Early results from the Direct Marketing Association’s annual study of online marketing indicates that most marketers meet its privacy guidelines — though a spate of troubling findings lurk as well.
The State of the E-Commerce Industry Report 2001-2002, conducted by the DMA and its Association of Interactive Marketing subsidiary, and slated for release next month, suggests that almost all — 96 percent — of the survey’s 700 respondents provide ways for consumers to opt-out of email campaigns.
Sixty percent of the respondents — which include both DMA members and unaffiliated on- and offline marketers — also indicated that they don’t rent third-party email lists, while 74 percent said they never send untargeted, mass email campaigns to prospective customers.
The findings come just a month after DMA leadership introduced guidelines designed to curb growing consumer distaste for commercial email. In part, the rules seek to encourage marketers to honor opt-out requests; to use accurate subject lines; to clearly reveal their identity and contact information; and to safeguard consumer data through regular list cleaning.
The rules apply only to DMA members — a fact that some have criticized since hard-core spammers typically operate outside of the realm of legitimate business organizations. Nevertheless, the New York-based trade association said the study’s findings were positive.
“An email campaign with the proper privacy and permission etiquette will drive traffic to a store or Web site, add to a company’s bottom line, and increase goodwill among customers,” said DMA President and Chief Executive H. Robert Wientzen. “The continued growth of electronic commerce depends on consumer trust. It is imperative that email marketers take action by placing greater emphasis on privacy and help build consumer confidence and loyalty.”
Yet in spite of the DMA’s optimistic findings, the study also indicated some serious flaws in the way that online and cross-channel marketers are implementing their email efforts.
For one thing, the survey found that 26 percent of online marketers send emails to consumers that have never indicated that they might be a suitable user of the company’s products or services — even by means such as visiting or registering at a related Web site. Thus, these firms could be accused of spamming, or at the very least, with contributing to growing consumer annoyance with unwanted, unsolicited commercial email.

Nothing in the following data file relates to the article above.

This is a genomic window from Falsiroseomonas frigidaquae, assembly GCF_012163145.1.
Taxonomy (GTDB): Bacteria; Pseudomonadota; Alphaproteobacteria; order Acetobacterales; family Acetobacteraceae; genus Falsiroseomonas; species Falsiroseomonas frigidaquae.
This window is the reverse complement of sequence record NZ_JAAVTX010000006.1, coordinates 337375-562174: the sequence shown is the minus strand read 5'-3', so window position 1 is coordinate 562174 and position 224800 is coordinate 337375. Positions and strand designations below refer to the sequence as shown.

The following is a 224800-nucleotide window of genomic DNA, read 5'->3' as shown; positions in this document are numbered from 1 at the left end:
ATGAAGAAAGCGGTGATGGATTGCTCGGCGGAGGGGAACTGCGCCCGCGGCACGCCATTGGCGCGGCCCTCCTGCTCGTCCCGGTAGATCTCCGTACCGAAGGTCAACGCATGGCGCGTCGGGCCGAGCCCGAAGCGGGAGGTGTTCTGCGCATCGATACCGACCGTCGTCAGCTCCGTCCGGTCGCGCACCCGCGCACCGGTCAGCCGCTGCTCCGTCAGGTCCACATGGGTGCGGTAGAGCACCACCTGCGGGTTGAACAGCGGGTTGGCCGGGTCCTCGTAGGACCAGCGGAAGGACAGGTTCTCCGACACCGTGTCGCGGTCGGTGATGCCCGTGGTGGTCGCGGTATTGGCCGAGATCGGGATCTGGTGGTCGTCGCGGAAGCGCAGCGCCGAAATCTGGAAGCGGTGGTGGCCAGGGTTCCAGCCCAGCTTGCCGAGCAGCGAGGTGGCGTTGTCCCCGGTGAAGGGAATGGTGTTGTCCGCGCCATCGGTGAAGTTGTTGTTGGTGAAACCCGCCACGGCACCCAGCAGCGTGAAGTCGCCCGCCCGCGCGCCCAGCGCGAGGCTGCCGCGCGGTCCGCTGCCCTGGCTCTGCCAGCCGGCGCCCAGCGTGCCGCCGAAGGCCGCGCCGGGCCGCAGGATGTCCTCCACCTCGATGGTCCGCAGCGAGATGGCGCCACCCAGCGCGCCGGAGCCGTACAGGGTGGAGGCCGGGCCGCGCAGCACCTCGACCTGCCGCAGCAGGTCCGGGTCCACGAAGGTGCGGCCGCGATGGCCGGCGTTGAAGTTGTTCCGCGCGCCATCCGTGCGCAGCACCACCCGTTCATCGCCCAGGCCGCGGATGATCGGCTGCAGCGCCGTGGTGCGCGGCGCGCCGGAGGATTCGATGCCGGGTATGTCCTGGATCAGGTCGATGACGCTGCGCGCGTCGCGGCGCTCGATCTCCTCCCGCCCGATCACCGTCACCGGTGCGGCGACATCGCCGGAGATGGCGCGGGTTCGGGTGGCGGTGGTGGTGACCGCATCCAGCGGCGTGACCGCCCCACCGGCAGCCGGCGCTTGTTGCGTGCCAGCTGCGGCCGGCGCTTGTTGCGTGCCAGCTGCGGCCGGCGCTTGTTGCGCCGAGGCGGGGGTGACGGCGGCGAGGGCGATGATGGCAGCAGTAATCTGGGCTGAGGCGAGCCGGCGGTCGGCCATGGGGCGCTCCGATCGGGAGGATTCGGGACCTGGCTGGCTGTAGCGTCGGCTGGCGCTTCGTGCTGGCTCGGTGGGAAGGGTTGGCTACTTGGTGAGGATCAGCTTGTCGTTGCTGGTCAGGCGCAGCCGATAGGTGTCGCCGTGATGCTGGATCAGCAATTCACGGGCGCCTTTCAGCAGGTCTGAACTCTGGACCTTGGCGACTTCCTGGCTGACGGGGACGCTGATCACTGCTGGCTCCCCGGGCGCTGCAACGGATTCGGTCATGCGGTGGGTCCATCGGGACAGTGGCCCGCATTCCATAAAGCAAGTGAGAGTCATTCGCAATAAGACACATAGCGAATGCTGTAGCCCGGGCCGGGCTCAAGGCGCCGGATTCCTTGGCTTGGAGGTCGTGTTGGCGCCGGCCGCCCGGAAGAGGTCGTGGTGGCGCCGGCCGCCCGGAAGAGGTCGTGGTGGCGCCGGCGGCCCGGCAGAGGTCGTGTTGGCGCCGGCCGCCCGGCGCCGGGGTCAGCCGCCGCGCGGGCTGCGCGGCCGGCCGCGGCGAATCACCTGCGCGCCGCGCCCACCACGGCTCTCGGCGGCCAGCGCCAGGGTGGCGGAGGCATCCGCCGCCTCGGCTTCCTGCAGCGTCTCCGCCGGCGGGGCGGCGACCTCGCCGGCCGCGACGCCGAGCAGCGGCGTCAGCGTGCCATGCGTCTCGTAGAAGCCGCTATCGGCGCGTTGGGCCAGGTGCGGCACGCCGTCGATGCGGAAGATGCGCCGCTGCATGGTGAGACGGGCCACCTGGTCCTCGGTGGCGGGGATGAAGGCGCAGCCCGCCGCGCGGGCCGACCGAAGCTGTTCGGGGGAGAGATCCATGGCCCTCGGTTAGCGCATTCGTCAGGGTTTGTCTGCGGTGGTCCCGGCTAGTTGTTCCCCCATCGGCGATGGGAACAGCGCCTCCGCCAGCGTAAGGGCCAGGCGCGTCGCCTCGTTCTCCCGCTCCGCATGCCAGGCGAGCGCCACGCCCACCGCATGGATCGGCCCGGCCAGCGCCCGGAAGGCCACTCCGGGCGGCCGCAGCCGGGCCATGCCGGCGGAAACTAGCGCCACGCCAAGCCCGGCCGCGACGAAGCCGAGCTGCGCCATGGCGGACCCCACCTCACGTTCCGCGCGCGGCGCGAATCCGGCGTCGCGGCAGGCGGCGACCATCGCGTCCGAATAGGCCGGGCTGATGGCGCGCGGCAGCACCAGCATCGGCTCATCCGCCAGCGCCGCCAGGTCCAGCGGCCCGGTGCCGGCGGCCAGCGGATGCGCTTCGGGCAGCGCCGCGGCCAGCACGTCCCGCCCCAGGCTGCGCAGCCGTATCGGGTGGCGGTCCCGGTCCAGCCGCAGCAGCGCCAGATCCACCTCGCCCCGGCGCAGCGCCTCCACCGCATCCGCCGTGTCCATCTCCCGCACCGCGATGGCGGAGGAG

Additionally, smaller companies are more likely to have a housefile with email addresses, with 65.5 percent saying they did. But only 44.9 percent and 46.9 percent of medium and large companies, respectively, said they were doing the same. That fact bodes poorly for efforts by online marketing services players to encourage large firms to undertake cross-channel marketing initiatives. Additionally, multi-channel direct campaigns are widely believed to be more effective than offline-only efforts — suggesting that the largest marketers are missing a significant opportunity.
Consumer marketers fare especially poorly in connecting offline campaigns to online efforts. While 63.8 percent of business-to-business marketers said they had a housefile containing email addresses, only 37.8 percent of consumer marketers reported having one.
Furthermore, only 35 percent of online or cross-channel marketers said they perform merge/purge to compare their housefiles with rented third-party lists — suggesting that there’s a good chance for duplicate mailings, or even of mailing to opted-out consumers.
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